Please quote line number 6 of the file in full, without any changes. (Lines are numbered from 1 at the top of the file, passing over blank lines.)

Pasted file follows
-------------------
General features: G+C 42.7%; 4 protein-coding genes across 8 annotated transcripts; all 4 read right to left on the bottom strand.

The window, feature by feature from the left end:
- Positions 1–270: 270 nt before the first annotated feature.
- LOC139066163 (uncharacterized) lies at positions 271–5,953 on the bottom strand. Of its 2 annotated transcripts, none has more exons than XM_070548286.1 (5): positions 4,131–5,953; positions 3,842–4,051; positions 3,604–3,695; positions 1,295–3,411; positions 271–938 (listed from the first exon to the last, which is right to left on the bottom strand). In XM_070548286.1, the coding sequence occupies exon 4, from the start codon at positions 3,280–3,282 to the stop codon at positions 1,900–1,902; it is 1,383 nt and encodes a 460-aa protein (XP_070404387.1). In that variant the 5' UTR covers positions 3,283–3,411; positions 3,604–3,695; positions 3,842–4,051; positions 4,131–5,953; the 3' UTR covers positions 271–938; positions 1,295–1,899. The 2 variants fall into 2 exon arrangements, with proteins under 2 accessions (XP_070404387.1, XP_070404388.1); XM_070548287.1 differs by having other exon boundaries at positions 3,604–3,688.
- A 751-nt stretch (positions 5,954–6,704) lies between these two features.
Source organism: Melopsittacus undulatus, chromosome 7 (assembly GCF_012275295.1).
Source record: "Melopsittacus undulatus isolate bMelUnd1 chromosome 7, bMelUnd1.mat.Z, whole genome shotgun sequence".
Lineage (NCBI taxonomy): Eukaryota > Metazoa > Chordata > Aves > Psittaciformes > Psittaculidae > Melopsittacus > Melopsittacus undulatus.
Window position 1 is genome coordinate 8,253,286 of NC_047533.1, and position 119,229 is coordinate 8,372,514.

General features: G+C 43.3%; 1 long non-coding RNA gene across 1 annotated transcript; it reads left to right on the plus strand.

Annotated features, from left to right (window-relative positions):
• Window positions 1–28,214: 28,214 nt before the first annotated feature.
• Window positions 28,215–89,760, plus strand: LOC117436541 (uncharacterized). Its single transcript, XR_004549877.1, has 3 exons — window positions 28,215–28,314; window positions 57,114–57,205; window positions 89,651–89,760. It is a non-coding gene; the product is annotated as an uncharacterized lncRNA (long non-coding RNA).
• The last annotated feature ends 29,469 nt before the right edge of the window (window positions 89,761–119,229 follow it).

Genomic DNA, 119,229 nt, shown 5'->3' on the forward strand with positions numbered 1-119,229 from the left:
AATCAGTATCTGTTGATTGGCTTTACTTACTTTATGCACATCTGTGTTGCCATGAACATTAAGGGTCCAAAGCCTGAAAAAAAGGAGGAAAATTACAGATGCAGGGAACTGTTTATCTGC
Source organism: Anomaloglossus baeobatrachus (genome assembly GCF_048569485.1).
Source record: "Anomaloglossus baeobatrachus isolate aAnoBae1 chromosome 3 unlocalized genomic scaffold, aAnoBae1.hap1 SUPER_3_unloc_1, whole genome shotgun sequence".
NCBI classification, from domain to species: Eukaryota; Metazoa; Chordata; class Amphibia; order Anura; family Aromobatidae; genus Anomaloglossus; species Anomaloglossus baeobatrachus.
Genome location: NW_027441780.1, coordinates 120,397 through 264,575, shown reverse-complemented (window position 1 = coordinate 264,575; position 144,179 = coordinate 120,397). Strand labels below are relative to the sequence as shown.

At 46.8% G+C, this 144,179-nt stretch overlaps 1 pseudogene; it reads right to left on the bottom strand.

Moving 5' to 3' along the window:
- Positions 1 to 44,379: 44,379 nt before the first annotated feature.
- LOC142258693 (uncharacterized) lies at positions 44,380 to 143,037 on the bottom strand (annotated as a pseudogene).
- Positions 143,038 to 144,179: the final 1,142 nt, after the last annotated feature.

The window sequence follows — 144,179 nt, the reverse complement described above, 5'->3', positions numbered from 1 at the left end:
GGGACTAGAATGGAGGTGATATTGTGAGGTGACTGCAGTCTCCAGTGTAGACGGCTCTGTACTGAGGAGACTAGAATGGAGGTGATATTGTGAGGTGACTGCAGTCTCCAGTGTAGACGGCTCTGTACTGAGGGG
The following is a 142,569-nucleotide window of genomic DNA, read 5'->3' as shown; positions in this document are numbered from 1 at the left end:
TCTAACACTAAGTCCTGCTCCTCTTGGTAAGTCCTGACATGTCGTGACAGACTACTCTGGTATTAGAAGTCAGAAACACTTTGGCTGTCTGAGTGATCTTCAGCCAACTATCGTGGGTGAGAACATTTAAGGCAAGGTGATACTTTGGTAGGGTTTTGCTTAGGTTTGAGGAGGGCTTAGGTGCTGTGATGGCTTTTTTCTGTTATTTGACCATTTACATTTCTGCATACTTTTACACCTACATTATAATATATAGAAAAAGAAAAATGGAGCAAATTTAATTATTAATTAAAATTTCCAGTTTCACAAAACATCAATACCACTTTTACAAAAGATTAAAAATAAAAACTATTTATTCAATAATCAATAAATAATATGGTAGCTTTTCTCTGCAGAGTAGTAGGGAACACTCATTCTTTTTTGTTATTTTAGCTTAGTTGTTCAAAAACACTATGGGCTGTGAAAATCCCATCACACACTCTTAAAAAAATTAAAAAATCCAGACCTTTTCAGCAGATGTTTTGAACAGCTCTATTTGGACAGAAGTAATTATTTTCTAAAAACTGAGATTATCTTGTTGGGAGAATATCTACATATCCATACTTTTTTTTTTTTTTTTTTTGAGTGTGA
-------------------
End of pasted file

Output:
Source organism: Melopsittacus undulatus, chromosome 7 (assembly GCF_012275295.1).